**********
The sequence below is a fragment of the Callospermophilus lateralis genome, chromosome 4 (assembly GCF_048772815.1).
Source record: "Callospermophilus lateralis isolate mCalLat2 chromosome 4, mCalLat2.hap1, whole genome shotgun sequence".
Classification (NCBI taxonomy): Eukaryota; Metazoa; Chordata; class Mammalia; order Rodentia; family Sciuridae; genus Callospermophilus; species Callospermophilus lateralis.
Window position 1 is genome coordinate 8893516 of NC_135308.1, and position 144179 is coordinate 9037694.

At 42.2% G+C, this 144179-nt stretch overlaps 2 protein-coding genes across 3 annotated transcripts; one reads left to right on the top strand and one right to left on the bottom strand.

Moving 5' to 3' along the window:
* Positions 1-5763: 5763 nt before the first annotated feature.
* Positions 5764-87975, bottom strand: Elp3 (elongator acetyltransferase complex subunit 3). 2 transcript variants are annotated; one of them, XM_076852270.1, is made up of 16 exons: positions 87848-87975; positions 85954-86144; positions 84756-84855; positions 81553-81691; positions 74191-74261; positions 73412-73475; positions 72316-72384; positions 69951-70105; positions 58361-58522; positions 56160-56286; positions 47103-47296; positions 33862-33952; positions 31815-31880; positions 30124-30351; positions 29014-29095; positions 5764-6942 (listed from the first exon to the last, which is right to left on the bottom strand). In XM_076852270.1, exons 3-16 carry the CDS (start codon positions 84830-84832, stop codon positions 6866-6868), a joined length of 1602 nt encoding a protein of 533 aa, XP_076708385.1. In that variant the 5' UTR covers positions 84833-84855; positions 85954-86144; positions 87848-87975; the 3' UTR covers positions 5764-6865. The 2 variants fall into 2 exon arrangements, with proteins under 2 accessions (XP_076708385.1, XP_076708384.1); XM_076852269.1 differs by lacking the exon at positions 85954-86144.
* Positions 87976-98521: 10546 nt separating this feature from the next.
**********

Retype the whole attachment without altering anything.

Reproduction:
The sequence below is a fragment of the Callospermophilus lateralis genome, chromosome 4 (assembly GCF_048772815.1).
Source record: "Callospermophilus lateralis isolate mCalLat2 chromosome 4, mCalLat2.hap1, whole genome shotgun sequence".
Classification (NCBI taxonomy): Eukaryota; Metazoa; Chordata; class Mammalia; order Rodentia; family Sciuridae; genus Callospermophilus; species Callospermophilus lateralis.
Window position 1 is genome coordinate 8893516 of NC_135308.1, and position 144179 is coordinate 9037694.

At 42.2% G+C, this 144179-nt stretch overlaps 2 protein-coding genes across 3 annotated transcripts; one reads left to right on the top strand and one right to left on the bottom strand.

Moving 5' to 3' along the window:
* Positions 1-5763: 5763 nt before the first annotated feature.
* Positions 5764-87975, bottom strand: Elp3 (elongator acetyltransferase complex subunit 3). 2 transcript variants are annotated; one of them, XM_076852270.1, is made up of 16 exons: positions 87848-87975; positions 85954-86144; positions 84756-84855; positions 81553-81691; positions 74191-74261; positions 73412-73475; positions 72316-72384; positions 69951-70105; positions 58361-58522; positions 56160-56286; positions 47103-47296; positions 33862-33952; positions 31815-31880; positions 30124-30351; positions 29014-29095; positions 5764-6942 (listed from the first exon to the last, which is right to left on the bottom strand). In XM_076852270.1, exons 3-16 carry the CDS (start codon positions 84830-84832, stop codon positions 6866-6868), a joined length of 1602 nt encoding a protein of 533 aa, XP_076708385.1. In that variant the 5' UTR covers positions 84833-84855; positions 85954-86144; positions 87848-87975; the 3' UTR covers positions 5764-6865. The 2 variants fall into 2 exon arrangements, with proteins under 2 accessions (XP_076708385.1, XP_076708384.1); XM_076852269.1 differs by lacking the exon at positions 85954-86144.
* Positions 87976-98521: 10546 nt separating this feature from the next.